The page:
Effects of Testosterone on Emotion Processing in Men

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dc.contributor.author Gould, Layla
dc.contributor.author Tottenham, Sykes
dc.date.accessioned 2011-04-21T22:30:30Z
dc.date.available 2011-04-21T22:30:30Z
dc.date.issued 2011-04-02
dc.identifier.uri http://hdl.handle.net/10294/3346
dc.description.abstract Recent literature suggests that recognition of emotional facial expressions changes during hormone cycles. In women, emotional facial expression recognition accuracy has been found to change as hormone levels vary across the menstrual cycle; however it is not yet known whether men experience transient changes in emotion recognition related to daily hormonal cycles. This study examined whether there are transient changes in facial and prosodic emotion recognition across the day, at times when testosterone is highest and lowest. Participants consisted of males ranging in age from 18-30 years. All participants completed two testing sessions, one in the morning (high testosterone) and one in the afternoon (low testosterone). Participants completed two facial and prosodic emotion processing tasks during each session. In addition, self-report measures of emotional intelligence and empathy were administered to assess whether self-perceived emotional abilities also fluctuate. Scores from the two sessions were compared to determine if diurnal fluctuations in emotion processing abilities occurred. en_US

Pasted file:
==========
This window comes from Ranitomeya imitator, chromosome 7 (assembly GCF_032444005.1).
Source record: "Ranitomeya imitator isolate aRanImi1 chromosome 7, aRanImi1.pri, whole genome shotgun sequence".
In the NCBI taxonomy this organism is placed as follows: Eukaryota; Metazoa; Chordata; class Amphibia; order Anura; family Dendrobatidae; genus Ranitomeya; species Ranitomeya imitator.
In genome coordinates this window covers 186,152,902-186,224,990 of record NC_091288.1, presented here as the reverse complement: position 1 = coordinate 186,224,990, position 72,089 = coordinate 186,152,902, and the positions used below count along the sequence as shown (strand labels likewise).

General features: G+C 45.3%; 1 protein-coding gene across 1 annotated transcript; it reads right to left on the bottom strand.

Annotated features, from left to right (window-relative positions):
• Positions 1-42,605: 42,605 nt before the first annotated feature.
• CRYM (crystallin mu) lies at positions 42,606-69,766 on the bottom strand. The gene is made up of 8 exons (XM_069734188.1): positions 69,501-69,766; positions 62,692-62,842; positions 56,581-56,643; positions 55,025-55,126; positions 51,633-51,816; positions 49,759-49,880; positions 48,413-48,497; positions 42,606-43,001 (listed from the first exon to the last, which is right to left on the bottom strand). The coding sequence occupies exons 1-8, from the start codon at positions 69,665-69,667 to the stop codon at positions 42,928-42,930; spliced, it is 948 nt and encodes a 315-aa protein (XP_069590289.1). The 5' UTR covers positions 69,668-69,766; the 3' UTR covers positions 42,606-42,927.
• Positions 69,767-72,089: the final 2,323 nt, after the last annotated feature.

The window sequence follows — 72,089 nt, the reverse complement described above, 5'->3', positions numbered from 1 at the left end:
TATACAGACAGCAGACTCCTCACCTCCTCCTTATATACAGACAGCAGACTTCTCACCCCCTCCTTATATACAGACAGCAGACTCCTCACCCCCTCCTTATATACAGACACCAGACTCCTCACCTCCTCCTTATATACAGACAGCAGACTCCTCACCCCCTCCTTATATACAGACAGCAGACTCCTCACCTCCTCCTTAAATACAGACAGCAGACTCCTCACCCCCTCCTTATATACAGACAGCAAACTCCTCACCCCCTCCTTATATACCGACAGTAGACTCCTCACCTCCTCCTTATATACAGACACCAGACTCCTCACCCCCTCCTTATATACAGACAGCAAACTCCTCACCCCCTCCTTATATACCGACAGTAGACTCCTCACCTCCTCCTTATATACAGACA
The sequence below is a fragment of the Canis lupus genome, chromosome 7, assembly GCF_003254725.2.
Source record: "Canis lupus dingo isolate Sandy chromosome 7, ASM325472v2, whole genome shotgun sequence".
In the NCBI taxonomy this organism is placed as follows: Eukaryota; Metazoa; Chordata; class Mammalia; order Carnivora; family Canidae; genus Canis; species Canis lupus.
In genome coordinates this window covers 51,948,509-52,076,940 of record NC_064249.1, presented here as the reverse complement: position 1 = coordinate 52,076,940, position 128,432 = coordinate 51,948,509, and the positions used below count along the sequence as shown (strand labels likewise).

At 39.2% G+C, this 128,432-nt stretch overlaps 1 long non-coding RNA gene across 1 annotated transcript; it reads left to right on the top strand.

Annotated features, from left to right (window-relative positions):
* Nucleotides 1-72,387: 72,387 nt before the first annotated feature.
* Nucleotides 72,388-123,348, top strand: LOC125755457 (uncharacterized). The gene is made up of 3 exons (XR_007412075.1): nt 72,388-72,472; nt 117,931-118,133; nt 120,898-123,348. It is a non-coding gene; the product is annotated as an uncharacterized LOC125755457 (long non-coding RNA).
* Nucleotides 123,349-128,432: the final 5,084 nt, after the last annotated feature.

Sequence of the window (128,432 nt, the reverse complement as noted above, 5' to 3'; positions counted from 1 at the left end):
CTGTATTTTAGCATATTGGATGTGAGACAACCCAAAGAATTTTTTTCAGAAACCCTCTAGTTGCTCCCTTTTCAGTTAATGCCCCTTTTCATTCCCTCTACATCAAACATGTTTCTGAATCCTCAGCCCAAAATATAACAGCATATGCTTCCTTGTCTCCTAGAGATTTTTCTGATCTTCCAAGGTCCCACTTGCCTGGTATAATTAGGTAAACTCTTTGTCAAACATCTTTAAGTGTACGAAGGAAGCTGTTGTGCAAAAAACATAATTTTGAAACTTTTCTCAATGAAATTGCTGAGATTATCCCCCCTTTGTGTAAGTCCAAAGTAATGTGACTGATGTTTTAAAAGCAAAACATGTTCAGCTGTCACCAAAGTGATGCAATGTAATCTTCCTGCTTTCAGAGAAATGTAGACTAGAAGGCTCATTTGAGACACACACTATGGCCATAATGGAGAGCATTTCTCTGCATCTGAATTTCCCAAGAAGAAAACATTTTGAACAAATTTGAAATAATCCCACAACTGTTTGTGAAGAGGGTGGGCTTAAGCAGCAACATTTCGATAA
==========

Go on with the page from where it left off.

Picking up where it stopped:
dc.language.iso en en_US
dc.publisher University of Regina Graduate Students' Association en_US
dc.relation.ispartofseries Posters and Exhibits en_US
dc.subject Testosterone en_US
dc.subject Diurnal fluctuation en_US
dc.subject Emotion recognition en_US
dc.title Effects of Testosterone on Emotion Processing in Men en_US
dc.type Presentation en_US
dc.description.authorstatus Student en_US
dc.description.peerreview yes en_US

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